WSJ: Euro’s Popularity Hits Record Low in Poland
Only 12% of Poles would like their country to join the euro zone, a poll showed Tuesday revealing that support for the European Union’s single currency is at the lowest level on record in Poland. Nearly a third of Poles said Poland should never adopt the euro.
The Polish public was widely in favor of joining the European Union in a 2003 referendum on the accession treaty that also obliged the country to eventually adopt the euro. Until the euro’s crisis, the majority of those polled thought abandoning the zloty was a good idea.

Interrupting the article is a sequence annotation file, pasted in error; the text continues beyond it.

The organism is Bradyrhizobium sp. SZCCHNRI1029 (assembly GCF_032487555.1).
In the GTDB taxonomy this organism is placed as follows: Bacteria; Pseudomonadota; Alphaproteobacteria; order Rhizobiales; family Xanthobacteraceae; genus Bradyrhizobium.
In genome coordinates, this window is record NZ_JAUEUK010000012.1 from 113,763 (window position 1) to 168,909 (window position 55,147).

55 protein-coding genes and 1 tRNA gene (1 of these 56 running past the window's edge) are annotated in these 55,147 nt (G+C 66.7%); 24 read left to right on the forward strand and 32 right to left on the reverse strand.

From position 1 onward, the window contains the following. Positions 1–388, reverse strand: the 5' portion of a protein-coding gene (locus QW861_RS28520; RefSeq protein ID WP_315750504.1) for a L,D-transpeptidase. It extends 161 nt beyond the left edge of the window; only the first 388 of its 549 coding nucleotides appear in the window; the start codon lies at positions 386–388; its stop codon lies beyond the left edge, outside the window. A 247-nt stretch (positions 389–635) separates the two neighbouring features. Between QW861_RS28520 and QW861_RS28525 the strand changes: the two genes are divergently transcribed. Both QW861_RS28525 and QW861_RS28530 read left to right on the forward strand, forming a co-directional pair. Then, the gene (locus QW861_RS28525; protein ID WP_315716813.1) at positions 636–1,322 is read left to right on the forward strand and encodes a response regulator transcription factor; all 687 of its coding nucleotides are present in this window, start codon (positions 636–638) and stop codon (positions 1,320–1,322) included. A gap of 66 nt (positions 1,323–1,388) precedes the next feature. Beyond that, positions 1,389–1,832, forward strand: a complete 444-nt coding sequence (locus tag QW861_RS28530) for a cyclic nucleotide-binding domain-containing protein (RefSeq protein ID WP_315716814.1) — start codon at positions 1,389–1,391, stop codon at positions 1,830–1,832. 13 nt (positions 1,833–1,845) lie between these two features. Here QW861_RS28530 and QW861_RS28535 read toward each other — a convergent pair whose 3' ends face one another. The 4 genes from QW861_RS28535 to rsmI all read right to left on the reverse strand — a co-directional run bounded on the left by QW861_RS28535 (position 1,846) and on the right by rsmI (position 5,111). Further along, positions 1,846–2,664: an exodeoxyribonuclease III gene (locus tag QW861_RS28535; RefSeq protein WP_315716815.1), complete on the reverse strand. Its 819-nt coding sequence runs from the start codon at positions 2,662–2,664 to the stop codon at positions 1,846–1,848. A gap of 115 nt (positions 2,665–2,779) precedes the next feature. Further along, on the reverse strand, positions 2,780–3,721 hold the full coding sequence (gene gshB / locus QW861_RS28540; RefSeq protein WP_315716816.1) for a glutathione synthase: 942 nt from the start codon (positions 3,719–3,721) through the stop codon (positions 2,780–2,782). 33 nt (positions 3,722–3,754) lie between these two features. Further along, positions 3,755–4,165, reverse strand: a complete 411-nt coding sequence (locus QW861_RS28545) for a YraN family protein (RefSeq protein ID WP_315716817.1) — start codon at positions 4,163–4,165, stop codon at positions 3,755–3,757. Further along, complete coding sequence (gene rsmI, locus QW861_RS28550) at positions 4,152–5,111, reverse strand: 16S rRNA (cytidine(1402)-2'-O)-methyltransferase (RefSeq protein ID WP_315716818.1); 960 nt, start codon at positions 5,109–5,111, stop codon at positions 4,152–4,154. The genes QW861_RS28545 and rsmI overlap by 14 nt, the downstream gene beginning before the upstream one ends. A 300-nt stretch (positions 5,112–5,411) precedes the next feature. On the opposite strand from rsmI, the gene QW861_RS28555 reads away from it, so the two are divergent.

The Polish government plans to meet criteria for euro-zone entry by 2015, but it doesn’t have an adoption target. Its officials have said the euro wasn’t safe to enter now, while the Polish central bank governor, Marek Belka, said Poland wouldn’t adopt the currency during his term, which ends in 2016.
But the majority of the Polish public, 58%, is against joining at this time, while nearly a third said Poland shouldn’t join, ever, a TNS Polska opinion poll quoted by daily Gazeta Wyborcza showed Tuesday.